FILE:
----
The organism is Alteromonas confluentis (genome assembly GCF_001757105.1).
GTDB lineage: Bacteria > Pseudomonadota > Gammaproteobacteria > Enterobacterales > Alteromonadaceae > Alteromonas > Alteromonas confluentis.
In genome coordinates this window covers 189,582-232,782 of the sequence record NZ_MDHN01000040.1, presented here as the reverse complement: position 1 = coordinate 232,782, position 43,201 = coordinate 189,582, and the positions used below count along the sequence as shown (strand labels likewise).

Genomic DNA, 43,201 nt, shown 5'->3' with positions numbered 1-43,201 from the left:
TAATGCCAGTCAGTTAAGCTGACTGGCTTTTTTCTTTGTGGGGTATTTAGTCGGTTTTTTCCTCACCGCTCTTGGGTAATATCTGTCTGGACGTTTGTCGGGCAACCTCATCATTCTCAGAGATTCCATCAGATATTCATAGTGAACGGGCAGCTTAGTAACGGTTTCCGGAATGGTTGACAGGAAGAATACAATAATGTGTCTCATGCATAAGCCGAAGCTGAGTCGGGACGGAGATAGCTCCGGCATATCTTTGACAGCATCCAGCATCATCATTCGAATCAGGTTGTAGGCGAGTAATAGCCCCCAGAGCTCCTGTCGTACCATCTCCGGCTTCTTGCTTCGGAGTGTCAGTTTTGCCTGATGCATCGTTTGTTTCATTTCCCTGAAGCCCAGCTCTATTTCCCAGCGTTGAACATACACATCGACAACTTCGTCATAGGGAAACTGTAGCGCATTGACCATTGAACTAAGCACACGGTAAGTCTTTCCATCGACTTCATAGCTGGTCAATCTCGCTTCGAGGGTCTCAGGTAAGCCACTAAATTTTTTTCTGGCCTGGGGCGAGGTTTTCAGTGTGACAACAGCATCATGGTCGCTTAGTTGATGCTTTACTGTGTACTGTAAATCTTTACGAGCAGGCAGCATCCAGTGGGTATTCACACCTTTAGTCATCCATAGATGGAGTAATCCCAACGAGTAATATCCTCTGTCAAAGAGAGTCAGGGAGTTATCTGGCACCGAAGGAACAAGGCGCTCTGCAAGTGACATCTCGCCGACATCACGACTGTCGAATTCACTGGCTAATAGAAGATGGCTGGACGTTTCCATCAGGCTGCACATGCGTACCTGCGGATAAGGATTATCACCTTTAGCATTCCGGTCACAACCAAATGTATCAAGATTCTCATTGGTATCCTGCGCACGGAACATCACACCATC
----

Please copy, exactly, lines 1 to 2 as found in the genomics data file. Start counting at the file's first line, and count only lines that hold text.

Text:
The organism is Alteromonas confluentis (genome assembly GCF_001757105.1).
GTDB lineage: Bacteria > Pseudomonadota > Gammaproteobacteria > Enterobacterales > Alteromonadaceae > Alteromonas > Alteromonas confluentis.